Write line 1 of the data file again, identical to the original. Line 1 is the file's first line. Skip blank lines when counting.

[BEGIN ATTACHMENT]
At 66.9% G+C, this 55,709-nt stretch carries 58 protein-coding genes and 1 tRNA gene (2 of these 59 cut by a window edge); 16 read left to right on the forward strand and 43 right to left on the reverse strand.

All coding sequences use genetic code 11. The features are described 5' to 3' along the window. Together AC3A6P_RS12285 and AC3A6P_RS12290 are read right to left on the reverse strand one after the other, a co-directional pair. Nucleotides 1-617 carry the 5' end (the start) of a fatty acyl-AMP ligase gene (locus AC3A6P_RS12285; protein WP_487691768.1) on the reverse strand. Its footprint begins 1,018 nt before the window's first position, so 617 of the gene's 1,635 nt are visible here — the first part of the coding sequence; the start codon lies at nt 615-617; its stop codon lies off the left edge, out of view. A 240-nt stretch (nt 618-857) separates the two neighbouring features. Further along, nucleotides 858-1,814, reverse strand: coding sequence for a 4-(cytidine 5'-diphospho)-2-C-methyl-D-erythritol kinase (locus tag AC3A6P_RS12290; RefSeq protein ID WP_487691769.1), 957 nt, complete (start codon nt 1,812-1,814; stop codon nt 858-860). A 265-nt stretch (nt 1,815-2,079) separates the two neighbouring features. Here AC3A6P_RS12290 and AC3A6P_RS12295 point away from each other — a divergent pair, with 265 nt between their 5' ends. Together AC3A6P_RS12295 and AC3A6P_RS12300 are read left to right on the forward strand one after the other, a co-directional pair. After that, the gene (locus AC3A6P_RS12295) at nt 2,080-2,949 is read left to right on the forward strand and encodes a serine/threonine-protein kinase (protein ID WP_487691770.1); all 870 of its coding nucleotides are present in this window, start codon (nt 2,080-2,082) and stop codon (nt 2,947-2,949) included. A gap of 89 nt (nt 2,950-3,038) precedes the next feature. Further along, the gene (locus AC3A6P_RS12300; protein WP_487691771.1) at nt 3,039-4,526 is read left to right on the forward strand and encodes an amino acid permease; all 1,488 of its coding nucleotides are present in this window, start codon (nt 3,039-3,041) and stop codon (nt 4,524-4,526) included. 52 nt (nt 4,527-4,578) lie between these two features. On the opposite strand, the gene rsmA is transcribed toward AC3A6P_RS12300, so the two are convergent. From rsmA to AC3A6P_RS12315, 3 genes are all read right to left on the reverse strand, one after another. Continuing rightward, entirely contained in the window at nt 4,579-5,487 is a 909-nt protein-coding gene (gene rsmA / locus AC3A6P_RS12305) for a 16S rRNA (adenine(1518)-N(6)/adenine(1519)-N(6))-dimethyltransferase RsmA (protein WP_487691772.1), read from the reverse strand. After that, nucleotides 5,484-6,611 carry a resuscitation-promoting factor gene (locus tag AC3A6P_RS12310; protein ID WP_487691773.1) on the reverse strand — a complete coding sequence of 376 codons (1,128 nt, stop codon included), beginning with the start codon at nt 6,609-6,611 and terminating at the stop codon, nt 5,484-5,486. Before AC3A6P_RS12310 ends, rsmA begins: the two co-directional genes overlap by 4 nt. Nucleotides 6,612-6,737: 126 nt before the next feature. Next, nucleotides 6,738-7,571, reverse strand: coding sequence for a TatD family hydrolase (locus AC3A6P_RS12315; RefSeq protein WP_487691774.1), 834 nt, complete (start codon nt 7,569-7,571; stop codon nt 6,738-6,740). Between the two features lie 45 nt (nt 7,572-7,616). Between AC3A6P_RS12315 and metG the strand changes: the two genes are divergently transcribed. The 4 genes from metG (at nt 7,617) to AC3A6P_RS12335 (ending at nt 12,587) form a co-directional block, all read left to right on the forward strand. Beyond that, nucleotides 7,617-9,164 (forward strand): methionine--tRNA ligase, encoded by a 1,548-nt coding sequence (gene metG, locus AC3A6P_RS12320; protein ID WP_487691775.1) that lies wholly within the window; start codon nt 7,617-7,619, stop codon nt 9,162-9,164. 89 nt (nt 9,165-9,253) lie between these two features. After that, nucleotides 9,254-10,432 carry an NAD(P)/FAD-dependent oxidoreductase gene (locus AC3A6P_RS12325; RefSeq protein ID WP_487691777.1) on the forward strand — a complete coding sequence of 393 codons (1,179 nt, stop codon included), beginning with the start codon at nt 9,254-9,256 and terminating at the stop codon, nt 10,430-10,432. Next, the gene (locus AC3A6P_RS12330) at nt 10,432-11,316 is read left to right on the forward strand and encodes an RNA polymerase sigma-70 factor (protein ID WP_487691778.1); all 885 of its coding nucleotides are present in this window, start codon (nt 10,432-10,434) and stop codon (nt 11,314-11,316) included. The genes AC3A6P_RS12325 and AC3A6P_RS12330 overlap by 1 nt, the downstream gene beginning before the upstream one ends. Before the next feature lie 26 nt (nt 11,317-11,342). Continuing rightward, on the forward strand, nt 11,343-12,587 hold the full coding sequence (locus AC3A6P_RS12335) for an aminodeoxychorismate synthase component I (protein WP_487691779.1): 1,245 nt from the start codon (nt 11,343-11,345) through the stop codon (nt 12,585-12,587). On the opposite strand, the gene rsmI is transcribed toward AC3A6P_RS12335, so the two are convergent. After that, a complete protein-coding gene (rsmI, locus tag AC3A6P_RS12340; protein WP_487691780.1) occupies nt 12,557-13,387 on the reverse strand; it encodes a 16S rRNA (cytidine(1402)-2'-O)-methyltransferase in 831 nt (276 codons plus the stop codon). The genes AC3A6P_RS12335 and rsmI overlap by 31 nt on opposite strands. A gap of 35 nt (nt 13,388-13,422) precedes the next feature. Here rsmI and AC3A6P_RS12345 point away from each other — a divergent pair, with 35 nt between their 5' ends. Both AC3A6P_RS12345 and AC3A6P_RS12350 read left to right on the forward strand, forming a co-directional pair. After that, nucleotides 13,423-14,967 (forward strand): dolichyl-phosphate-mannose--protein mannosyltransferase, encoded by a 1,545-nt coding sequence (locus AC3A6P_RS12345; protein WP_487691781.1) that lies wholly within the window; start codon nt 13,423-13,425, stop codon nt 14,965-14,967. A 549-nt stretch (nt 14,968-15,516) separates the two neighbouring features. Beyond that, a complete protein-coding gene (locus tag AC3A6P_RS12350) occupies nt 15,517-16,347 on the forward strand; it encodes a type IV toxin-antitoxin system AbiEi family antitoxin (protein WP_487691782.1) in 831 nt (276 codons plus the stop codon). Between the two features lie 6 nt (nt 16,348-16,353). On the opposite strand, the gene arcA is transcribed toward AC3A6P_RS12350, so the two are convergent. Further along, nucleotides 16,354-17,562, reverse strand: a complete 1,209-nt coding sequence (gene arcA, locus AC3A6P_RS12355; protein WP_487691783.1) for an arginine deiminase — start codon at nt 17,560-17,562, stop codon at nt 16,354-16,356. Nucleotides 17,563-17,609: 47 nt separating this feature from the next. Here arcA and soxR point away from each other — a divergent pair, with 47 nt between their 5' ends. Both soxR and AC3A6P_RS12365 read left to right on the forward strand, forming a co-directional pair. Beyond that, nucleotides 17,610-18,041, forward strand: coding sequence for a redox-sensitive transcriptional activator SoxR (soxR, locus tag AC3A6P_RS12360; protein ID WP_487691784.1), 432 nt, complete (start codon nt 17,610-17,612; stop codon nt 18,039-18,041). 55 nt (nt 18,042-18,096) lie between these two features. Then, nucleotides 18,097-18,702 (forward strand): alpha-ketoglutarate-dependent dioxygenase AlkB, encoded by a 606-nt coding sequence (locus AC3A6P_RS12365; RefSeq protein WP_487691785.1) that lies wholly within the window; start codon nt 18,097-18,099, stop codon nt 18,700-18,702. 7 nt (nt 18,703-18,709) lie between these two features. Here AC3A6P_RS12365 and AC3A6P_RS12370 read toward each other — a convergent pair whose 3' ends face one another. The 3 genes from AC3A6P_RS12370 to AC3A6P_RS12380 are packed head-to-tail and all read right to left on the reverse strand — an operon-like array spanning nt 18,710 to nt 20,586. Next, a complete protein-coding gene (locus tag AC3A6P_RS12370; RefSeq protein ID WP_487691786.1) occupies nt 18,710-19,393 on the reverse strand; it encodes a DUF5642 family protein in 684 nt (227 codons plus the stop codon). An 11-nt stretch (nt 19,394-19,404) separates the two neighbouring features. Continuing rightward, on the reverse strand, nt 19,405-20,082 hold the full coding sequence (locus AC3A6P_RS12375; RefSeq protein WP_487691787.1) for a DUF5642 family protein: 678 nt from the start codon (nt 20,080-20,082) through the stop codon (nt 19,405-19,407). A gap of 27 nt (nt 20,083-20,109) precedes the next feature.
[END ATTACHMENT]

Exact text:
At 66.9% G+C, this 55,709-nt stretch carries 58 protein-coding genes and 1 tRNA gene (2 of these 59 cut by a window edge); 16 read left to right on the forward strand and 43 right to left on the reverse strand.